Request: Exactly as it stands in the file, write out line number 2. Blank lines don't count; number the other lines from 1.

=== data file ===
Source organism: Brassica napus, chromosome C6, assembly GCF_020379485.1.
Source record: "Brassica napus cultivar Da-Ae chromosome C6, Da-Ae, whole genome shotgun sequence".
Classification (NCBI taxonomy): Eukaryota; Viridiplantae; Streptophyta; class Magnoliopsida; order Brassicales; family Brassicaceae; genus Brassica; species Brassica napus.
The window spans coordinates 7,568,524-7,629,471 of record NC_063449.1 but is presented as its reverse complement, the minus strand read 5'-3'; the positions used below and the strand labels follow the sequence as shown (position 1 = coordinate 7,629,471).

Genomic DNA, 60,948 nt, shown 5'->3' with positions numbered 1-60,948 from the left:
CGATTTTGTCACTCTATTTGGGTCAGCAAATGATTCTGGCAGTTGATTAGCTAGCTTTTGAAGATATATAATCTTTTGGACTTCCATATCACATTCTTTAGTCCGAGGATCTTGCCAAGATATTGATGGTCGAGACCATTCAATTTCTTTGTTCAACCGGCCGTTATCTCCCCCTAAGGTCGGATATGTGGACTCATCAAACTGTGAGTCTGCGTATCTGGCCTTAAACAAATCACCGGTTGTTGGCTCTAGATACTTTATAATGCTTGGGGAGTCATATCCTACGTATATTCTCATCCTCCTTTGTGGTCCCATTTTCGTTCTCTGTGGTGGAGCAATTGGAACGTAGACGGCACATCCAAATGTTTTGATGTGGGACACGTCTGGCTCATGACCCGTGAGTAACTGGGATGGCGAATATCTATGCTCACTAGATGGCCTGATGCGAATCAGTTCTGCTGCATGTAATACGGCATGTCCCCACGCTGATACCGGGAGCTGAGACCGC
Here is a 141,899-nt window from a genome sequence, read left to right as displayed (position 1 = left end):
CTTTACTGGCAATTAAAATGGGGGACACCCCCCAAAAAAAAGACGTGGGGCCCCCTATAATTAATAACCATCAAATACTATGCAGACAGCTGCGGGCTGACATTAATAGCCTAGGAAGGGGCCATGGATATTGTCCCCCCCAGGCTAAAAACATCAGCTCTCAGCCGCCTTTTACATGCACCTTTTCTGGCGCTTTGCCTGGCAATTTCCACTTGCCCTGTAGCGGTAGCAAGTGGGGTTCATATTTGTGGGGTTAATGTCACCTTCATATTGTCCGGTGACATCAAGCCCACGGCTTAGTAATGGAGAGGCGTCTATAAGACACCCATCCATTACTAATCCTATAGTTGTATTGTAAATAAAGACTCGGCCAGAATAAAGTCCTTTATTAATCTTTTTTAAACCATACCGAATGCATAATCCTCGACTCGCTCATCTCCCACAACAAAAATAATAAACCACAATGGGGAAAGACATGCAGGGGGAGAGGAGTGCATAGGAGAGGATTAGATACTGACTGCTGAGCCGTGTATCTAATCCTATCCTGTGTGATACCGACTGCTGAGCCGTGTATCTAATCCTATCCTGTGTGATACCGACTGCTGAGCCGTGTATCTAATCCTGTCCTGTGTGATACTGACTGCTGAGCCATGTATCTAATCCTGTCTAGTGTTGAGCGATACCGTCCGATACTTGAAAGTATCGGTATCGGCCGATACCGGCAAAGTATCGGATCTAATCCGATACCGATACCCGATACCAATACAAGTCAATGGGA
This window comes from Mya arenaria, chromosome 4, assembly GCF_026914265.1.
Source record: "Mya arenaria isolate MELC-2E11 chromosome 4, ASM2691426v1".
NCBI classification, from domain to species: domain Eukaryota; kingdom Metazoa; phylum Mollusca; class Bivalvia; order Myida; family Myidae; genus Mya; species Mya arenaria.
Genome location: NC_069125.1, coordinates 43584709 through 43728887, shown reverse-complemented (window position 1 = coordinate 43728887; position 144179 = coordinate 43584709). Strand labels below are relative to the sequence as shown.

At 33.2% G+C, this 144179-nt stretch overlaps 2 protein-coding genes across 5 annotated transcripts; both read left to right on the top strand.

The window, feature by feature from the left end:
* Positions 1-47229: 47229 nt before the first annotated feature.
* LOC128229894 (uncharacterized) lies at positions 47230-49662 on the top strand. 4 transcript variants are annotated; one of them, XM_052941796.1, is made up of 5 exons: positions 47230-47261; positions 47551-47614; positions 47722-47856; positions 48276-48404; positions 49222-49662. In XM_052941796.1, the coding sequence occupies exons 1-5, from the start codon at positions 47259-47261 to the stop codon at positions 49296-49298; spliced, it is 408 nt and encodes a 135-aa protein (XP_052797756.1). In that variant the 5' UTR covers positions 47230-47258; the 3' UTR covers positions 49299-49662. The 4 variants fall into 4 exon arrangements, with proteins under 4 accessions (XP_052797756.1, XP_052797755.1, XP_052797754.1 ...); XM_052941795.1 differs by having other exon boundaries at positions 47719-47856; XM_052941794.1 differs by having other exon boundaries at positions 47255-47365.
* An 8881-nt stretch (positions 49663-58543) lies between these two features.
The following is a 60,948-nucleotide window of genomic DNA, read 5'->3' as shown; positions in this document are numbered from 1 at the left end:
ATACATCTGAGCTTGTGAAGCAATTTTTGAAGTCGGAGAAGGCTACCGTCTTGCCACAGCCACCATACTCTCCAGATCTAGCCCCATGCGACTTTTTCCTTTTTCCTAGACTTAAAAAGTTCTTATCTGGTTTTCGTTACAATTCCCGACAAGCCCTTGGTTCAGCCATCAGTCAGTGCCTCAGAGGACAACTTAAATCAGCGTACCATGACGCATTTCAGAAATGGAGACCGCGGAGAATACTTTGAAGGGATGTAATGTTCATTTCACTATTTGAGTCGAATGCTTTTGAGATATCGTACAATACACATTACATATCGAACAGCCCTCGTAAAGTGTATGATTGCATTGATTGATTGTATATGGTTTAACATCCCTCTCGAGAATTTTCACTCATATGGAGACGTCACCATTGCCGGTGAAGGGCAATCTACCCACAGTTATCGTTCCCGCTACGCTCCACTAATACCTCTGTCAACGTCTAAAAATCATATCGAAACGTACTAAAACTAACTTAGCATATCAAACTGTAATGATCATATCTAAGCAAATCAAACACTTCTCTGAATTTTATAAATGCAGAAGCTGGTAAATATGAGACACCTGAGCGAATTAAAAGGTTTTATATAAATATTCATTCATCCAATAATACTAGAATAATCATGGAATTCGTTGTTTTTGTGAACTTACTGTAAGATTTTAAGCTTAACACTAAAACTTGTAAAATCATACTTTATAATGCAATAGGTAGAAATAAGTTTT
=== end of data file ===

Source record: "Brassica napus cultivar Da-Ae chromosome C6, Da-Ae, whole genome shotgun sequence".